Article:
DESIGN: Cluster-randomised controlled trial.

    SETTING: Sixty-seven maternity clinics in Stockholm, Sweden.

    POPULATION: Women with singleton pregnancy with birth from 32 weeks' gestation.

    METHODS: Women registered at a clinic randomised to Mindfetalness were assigned to receive a leaflet about Mindfetalness (n = 19 639) in comparison with routine care (n = 20 226). Data were collected from a population-based register.

    MAIN OUTCOME MEASURES: Apgar score <7 at 5 minutes after birth, visit to healthcare due to decrease in fetal movements. Other outcomes: Apgar score <4 at 5 minutes after birth, small-for-gestational-age and mode of delivery.

    RESULTS: No difference (1.1 versus 1.1%, relative risk [RR] 1.0; 95% CI 0.8-1.2) was found between the Mindfetalness group and the Routine care group for a 5-minute Apgar score <7. Women in the Mindfetalness group contacted healthcare more often due to decreased fetal movements (6.6 versus 3.8%, RR 1.72; 95% CI 1.57-1.87). Mindfetalness was associated with a reduction of babies born small-for-gestational-age (RR 0.95, 95% CI 0.90-1.00), babies born after gestational week 41+6 (RR 0.91, 95% CI 0.83-0.98) and caesarean sections (19.0 versus 20.0%, RR 0.95; 95% CI 0.91-0.99).

    CONCLUSIONS: Mindfetalness did not reduce the number of babies born with an Apgar score <7. However, Mindfetalness was associated with the health benefits of decreased incidence of caesarean section and fewer children born small-for-gestational-age.

    TWEETABLE ABSTRACT: Introducing Mindfetalness in maternity care decreased caesarean sections but had no effect on the occurrence of Apgar scores <7.

  • 4.
    Albertson, Anna
    et al.
    Uppsala University.
    Chandraharan, E.
    St Georges Univ Hosp NHS Fdn Trust, London, England..
    Lowe, V
    St Georges Univ Hosp NHS Fdn Trust, London, England..
    Archer, A.
    St Georges Univ Hosp NHS Fdn Trust, London, England..
    Amer-Wahlin, I
    Karolinska Inst, Stockholm, Sweden..
    Incidence of subacute hypoxia during active maternal pushing during labour2016In: British Journal of Obstetrics and Gynecology, ISSN 1470-0328, E-ISSN 1471-0528, Vol. 123, p. 147-147Article in journal (Other academic)
  • 5.
    Aneblom, Gunilla
    et al.
    Uppsala University, Disciplinary Domain of Medicine and Pharmacy, Faculty of Medicine, Department of Public Health and Caring Sciences.
    Larsson, Margareta
    Uppsala University, Disciplinary Domain of Medicine and Pharmacy, Faculty of Medicine, Department of Public Health and Caring Sciences.
    Odlind, Viveca
    Tydén, Tanja
    Uppsala University, Disciplinary Domain of Medicine and Pharmacy, Faculty of Medicine, Department of Public Health and Caring Sciences.
    Knowledge, use and attitueds towards emergency contraceptive pills among Swedish women presenting for induced abortion2002In: British Journal of Obstetrics and Gynecology, ISSN 1470-0328, E-ISSN 1471-0528, Vol. 109, no 2, p. 155-160Article in journal (Refereed)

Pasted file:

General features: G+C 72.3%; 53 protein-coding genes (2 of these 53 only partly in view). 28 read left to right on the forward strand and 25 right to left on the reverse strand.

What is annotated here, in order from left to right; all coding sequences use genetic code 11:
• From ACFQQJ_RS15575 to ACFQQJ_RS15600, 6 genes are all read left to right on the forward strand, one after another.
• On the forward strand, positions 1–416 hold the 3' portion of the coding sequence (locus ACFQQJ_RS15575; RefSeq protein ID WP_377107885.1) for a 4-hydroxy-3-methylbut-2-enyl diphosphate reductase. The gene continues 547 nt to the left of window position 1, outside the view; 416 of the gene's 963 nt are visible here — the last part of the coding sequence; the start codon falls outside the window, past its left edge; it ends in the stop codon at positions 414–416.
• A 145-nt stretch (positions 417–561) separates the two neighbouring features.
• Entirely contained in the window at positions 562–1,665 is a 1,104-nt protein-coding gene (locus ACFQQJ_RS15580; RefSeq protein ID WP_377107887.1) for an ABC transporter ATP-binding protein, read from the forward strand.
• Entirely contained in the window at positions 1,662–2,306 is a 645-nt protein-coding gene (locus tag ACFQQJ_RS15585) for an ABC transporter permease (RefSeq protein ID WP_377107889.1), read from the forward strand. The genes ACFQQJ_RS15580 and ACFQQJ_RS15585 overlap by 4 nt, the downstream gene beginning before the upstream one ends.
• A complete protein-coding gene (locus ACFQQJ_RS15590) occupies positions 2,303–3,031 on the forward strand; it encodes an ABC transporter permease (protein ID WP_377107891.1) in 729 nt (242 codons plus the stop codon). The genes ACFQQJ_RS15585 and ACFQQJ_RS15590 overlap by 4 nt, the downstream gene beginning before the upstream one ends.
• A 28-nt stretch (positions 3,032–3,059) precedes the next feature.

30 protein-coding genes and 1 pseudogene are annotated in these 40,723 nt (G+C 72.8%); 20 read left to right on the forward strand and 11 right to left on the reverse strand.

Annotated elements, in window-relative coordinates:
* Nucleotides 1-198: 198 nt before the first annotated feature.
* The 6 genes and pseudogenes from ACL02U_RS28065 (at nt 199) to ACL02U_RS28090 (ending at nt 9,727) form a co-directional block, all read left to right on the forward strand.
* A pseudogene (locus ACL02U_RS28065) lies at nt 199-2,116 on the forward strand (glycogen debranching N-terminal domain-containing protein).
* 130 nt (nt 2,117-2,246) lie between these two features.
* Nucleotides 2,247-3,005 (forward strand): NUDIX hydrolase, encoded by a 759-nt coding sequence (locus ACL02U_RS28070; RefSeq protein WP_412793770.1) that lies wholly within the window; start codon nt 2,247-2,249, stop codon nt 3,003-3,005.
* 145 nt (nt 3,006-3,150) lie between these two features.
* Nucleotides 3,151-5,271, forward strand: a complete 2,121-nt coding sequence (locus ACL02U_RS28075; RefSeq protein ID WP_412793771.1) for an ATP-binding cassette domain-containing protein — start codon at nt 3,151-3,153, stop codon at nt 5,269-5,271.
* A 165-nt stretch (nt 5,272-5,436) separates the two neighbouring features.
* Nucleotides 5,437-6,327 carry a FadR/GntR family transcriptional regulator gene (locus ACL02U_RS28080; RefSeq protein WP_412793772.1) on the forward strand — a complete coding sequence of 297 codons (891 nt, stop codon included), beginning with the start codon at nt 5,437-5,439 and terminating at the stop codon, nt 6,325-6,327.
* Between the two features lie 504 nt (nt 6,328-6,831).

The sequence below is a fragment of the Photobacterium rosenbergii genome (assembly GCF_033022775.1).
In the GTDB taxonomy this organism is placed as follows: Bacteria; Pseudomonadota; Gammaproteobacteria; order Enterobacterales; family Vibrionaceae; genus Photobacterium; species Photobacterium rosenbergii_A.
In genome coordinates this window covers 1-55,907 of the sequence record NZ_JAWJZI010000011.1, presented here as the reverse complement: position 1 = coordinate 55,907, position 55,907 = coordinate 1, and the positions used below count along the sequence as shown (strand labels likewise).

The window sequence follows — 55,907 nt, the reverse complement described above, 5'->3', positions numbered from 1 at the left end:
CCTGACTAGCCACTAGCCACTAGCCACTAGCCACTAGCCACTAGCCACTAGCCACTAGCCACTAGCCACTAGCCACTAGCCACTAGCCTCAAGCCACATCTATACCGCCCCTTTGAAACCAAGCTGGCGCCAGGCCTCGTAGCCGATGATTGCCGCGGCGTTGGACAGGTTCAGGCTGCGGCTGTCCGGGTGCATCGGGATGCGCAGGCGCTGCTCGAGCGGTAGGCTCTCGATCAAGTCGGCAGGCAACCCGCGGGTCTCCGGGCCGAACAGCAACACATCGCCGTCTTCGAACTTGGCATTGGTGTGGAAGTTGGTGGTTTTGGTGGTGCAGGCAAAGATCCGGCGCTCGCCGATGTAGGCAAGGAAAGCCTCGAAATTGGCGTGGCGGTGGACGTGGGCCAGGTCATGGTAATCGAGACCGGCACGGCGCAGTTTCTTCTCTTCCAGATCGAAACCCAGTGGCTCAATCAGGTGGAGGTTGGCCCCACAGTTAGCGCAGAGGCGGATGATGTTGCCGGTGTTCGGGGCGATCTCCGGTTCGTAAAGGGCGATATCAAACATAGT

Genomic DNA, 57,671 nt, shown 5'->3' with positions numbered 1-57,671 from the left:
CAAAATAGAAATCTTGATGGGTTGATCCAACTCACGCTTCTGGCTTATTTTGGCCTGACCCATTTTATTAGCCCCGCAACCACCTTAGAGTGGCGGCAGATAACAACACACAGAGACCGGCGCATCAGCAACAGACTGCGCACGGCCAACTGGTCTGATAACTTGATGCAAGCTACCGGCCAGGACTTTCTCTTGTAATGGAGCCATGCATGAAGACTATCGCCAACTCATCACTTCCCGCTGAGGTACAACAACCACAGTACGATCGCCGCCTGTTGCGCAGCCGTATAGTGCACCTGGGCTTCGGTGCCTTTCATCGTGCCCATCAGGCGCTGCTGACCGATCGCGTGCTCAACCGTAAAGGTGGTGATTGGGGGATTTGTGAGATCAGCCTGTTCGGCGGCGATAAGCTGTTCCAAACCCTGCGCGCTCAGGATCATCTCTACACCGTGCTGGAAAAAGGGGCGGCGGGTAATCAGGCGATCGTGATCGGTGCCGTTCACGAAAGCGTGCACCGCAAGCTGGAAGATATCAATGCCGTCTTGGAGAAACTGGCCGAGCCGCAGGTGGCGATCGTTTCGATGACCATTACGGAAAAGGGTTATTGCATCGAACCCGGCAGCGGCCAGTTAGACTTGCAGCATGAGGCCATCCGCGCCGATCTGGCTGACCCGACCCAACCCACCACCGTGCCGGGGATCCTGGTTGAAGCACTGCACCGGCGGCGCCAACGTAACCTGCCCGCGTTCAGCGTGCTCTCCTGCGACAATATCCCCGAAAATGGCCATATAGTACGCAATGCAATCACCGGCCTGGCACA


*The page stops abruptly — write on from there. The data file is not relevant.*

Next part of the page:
Abstract [en]

    OBJECTIVE: To investigate the knowledge, experiences and attitudes towards emergency contraceptive pills (ECP) among women presenting for induced abortion. DESIGN: Survey by self-administered waiting room questionnaires. SETTING: Three large hospitals in the cities of Uppsala, Västerås and Orebro in Sweden. POPULATION: 591 Swedish-speaking women consecutively attending the clinics for an induced abortion during a four-month period in 2000. RESULTS: The response rate was 88% (n = 518). As many as 43% had a history of one or more previous abortions and 43% were daily smokers. Four out of five women, 83%, were aware of ECP, but only 15 women used it to prevent this pregnancy. Fewer, 38%, knew the recommended timeframes for use and 54% had knowledge of the mode of action. The two most common sources of information about ECP were media and friends. One out of five, 22%, had previously used the method, and at the time of conception, 55% would have taken ECP if it had been available at home, and 52% were positive to having ECP available over the counter. CONCLUSIONS: Emergency contraception is well known but is still underused. Lack of awareness of pregnancy risk may be one limiting factor for its use. Making ECP available over the counter may be an important measure towards better availability. Information strategies to the public are needed before ECP will be a widely used back-up method.

  • 6.
    Baba, S
    et al.
    Department of Medicine, Clinical Epidemiology Unit, Karolinska Institutet, Stockholm, Sweden.
    Wikström, Anna-Karin
    Uppsala University, Disciplinary Domain of Medicine and Pharmacy, Faculty of Medicine, Department of Women's and Children's Health, Obstetrics and Gynaecology.
    Stephansson, O
    Department of Medicine, Clinical Epidemiology Unit, Karolinska Institutet, Stockholm, Sweden.
    Cnattingius, S
    Department of Medicine, Clinical Epidemiology Unit, Karolinska Institutet, Stockholm, Sweden.
    Changes in snuff and smoking habits in Swedish pregnant women and risk for small for gestational age births2013In: British Journal of Obstetrics and Gynecology, ISSN 1470-0328, E-ISSN 1471-0528, Vol. 120, no 4, p. 456-462Article in journal (Refereed)
    Abstract [en]

    OBJECTIVE:

    To examine associations between antenatal exposure to Swedish oral moist snuff (which includes essentially only nicotine) and to smoking and risks of small-for-gestational-age (SGA) births and to compare risks among women who stopped or continued using snuff or smoking during pregnancy.